Looking at the defensive line, there is a very good chance Isaac Sopoaga will not be back. Have they seen enough of Ricky Jean Francois to offer him a large contract to be the starting nose tackle or do they view him more as a role player? Regardless of how much a 3-4 defense may be in its nickel and dime packages, it's still important to the system to have a good nose tackle. That's why the 49ers might be best served targeting a nose tackle in the draft and trading up to get him if need be. It doesn't have to be a first round pick like a Johnathan Hankins to be a good pick. I'm sure Baalke has players he likes to fill that void later in the draft as well. There has also been a lot of talk about getting "Justin Smith's replacement." It would shock a lot of people if the 49ers made a big jump and went and got someone like Florida's Shariff Floyd. The draft may be deep enough with defensive lineman where they do not have to make that drastic of a jump though (Floyds gone as high as number 3 to Oakland in some mocks). Signing a veteran who could spell McDonald and Smith throughout the game would be a good idea here as well regardless of their draft plans. Would Richard Seymour be open to being a role player at this point in his career for a shot at another ring? He might come cheap and be a short term fix while some of the younger guys developed. In this scenario, you also have to be careful not the take snaps away from a rookie who could have an Aldon Smith like impact even with limited reps.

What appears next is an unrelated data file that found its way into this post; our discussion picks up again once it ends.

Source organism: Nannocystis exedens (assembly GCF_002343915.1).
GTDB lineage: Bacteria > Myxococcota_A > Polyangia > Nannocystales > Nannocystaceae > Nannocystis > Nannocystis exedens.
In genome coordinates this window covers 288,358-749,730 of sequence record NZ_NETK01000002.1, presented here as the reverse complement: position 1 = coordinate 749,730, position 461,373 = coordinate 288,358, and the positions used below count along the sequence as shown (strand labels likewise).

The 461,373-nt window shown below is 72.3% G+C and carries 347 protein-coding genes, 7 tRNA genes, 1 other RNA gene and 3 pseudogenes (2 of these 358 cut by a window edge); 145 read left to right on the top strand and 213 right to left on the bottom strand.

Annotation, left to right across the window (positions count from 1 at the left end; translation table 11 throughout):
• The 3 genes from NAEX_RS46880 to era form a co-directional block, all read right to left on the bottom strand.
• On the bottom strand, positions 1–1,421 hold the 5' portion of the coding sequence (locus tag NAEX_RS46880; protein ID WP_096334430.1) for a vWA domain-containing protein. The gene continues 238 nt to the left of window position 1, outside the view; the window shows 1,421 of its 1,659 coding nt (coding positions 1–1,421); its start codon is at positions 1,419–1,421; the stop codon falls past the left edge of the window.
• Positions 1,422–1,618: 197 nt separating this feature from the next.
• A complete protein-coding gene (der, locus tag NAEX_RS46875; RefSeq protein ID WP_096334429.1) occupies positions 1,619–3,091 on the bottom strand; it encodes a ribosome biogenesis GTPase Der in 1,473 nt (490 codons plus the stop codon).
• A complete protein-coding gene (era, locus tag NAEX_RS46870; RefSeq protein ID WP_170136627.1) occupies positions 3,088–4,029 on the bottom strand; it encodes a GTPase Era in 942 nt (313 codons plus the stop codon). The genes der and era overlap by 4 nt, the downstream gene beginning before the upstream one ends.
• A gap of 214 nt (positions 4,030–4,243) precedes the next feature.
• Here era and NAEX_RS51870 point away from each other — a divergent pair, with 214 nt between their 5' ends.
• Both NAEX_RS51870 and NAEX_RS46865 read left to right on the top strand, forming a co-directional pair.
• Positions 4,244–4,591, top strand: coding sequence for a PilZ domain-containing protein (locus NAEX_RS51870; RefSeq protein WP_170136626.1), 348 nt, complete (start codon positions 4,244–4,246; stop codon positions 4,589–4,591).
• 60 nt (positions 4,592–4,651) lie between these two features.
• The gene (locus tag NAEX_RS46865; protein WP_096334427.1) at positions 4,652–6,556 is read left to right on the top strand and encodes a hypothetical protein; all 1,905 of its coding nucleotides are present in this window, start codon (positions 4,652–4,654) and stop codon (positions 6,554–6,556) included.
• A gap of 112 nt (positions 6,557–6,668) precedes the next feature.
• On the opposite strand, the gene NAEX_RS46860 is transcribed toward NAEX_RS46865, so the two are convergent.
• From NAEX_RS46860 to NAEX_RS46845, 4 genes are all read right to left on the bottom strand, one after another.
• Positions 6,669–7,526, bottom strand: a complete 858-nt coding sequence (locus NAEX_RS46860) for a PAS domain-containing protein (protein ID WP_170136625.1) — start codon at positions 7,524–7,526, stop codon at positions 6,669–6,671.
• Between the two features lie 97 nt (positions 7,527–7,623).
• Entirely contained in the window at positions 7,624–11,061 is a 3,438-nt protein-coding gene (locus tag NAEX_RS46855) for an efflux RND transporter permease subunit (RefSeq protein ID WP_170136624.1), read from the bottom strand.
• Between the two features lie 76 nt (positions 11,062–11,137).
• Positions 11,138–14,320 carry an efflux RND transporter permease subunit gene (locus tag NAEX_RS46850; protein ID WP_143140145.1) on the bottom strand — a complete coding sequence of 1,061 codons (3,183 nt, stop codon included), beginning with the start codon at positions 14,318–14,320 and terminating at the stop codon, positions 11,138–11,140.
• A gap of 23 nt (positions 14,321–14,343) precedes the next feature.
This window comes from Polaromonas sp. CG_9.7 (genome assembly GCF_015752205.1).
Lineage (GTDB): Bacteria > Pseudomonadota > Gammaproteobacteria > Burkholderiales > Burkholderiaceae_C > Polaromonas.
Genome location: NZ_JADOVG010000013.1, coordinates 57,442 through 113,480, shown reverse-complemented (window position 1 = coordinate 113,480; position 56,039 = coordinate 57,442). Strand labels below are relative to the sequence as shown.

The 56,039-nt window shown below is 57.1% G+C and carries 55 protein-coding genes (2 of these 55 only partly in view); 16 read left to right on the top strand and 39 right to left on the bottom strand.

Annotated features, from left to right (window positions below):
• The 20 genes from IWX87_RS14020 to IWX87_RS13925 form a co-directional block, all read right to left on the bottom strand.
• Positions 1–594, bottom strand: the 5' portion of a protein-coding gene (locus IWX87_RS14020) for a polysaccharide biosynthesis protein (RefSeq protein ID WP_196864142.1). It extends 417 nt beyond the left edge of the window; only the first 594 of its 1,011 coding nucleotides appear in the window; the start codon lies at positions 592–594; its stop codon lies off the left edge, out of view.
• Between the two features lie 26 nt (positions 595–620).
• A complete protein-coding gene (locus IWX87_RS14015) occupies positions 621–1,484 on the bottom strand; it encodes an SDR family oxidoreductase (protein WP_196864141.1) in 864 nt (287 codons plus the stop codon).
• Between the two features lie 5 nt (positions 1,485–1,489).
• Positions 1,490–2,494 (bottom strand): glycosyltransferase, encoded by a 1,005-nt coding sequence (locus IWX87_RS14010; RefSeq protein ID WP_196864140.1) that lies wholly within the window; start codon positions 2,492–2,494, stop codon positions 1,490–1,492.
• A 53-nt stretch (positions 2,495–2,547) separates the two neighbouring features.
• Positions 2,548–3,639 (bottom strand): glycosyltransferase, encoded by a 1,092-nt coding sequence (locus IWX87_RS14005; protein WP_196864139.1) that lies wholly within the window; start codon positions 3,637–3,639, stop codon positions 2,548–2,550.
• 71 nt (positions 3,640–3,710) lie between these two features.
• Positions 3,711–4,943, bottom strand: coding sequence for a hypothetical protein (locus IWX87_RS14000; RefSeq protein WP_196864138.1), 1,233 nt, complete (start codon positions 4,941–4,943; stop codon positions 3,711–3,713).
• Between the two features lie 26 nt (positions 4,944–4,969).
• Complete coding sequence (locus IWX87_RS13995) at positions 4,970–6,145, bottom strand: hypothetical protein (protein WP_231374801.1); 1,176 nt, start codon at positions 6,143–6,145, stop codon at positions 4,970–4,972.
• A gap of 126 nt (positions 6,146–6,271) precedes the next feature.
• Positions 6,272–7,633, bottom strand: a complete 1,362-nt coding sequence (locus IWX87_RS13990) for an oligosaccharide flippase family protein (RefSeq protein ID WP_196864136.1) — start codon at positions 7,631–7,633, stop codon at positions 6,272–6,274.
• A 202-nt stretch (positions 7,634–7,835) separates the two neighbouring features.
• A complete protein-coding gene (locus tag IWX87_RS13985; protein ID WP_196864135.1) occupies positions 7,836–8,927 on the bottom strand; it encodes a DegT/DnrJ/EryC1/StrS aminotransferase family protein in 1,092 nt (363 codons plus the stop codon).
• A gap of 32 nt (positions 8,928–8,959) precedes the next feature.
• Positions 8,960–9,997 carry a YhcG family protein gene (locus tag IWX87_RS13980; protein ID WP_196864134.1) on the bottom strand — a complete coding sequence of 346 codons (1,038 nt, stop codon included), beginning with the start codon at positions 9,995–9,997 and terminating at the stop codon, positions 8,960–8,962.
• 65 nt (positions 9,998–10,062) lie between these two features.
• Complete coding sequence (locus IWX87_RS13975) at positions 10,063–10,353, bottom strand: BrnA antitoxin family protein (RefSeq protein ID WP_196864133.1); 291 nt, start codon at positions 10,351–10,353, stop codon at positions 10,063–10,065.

The 49ers have been said to be kicking the tires on some cornerbacks via free agency. They could use a big physical corner and Miami's Sean Smith comes to mind. He will command a big contract and that may not be something Baalke is willing to do for the reasons stated above. Still, there will be a lot of "name" cornerbacks on the market. Would the troubled Aqib Talib be worth the possible headache? Would Leodis McKelvin, Cary Williams, or Dominique Rodgers-Cromartie be an upgrade over what they already have? Despite his miserable Super Bowl, the team likes Chris Culliver and Tarrel Brown plays very well at times but the 49ers have to face the facts. With Carlos Rodgers aging and Donte Whitner struggling in coverage the secondary is a major concern and lacks a true number one type corner. If they decide they are going to spend money in free agency, this should be the place to do it but remember the team found Culliver in the third round. Who's to say they could not get an impact corner somewhere in this draft that can anchor the secondary for a decade or at the very least be a consistent starter?

With the crossroads upon them are Trent Baalke and Jim Harbaugh up to the task of building a dynasty? History would say they are, but they have to be careful not to jeopardize the future. What they do this offseason could be the difference in being a good one dimensional team or a great balanced one for a long time. Sometimes a crossroad is a good place to be.

Al Sacco